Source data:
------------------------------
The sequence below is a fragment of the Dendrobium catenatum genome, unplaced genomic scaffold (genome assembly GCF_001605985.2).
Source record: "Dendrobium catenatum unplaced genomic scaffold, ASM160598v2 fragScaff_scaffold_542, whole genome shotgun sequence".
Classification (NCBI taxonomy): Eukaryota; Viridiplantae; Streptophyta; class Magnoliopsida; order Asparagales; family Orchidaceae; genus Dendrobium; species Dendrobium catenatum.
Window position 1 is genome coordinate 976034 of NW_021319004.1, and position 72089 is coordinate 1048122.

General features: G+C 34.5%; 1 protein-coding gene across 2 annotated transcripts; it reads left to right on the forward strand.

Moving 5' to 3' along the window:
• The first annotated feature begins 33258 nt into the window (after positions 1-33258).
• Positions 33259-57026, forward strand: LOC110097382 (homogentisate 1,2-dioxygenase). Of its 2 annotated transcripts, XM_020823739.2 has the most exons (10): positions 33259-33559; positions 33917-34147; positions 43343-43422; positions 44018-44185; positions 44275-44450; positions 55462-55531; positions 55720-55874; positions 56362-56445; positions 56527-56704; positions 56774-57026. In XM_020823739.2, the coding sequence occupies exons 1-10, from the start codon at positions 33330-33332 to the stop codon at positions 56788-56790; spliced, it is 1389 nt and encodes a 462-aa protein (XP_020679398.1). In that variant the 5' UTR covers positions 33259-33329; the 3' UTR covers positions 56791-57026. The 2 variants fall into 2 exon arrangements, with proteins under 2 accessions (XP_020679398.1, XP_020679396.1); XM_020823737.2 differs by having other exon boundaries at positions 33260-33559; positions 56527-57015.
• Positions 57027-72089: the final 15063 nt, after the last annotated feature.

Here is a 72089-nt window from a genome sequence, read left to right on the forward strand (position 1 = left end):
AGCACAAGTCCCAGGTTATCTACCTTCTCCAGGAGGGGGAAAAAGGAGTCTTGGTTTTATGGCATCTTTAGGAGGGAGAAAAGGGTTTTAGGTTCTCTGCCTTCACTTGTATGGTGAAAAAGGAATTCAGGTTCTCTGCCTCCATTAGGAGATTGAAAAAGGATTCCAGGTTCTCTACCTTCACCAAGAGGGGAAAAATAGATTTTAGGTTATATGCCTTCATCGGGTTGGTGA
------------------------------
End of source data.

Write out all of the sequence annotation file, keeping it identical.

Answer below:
The sequence below is a fragment of the Dendrobium catenatum genome, unplaced genomic scaffold (genome assembly GCF_001605985.2).
Source record: "Dendrobium catenatum unplaced genomic scaffold, ASM160598v2 fragScaff_scaffold_542, whole genome shotgun sequence".
Classification (NCBI taxonomy): Eukaryota; Viridiplantae; Streptophyta; class Magnoliopsida; order Asparagales; family Orchidaceae; genus Dendrobium; species Dendrobium catenatum.
Window position 1 is genome coordinate 976034 of NW_021319004.1, and position 72089 is coordinate 1048122.

General features: G+C 34.5%; 1 protein-coding gene across 2 annotated transcripts; it reads left to right on the forward strand.

Moving 5' to 3' along the window:
• The first annotated feature begins 33258 nt into the window (after positions 1-33258).
• Positions 33259-57026, forward strand: LOC110097382 (homogentisate 1,2-dioxygenase). Of its 2 annotated transcripts, XM_020823739.2 has the most exons (10): positions 33259-33559; positions 33917-34147; positions 43343-43422; positions 44018-44185; positions 44275-44450; positions 55462-55531; positions 55720-55874; positions 56362-56445; positions 56527-56704; positions 56774-57026. In XM_020823739.2, the coding sequence occupies exons 1-10, from the start codon at positions 33330-33332 to the stop codon at positions 56788-56790; spliced, it is 1389 nt and encodes a 462-aa protein (XP_020679398.1). In that variant the 5' UTR covers positions 33259-33329; the 3' UTR covers positions 56791-57026. The 2 variants fall into 2 exon arrangements, with proteins under 2 accessions (XP_020679398.1, XP_020679396.1); XM_020823737.2 differs by having other exon boundaries at positions 33260-33559; positions 56527-57015.
• Positions 57027-72089: the final 15063 nt, after the last annotated feature.

Here is a 72089-nt window from a genome sequence, read left to right on the forward strand (position 1 = left end):
AGCACAAGTCCCAGGTTATCTACCTTCTCCAGGAGGGGGAAAAAGGAGTCTTGGTTTTATGGCATCTTTAGGAGGGAGAAAAGGGTTTTAGGTTCTCTGCCTTCACTTGTATGGTGAAAAAGGAATTCAGGTTCTCTGCCTCCATTAGGAGATTGAAAAAGGATTCCAGGTTCTCTACCTTCACCAAGAGGGGAAAAATAGATTTTAGGTTATATGCCTTCATCGGGTTGGTGA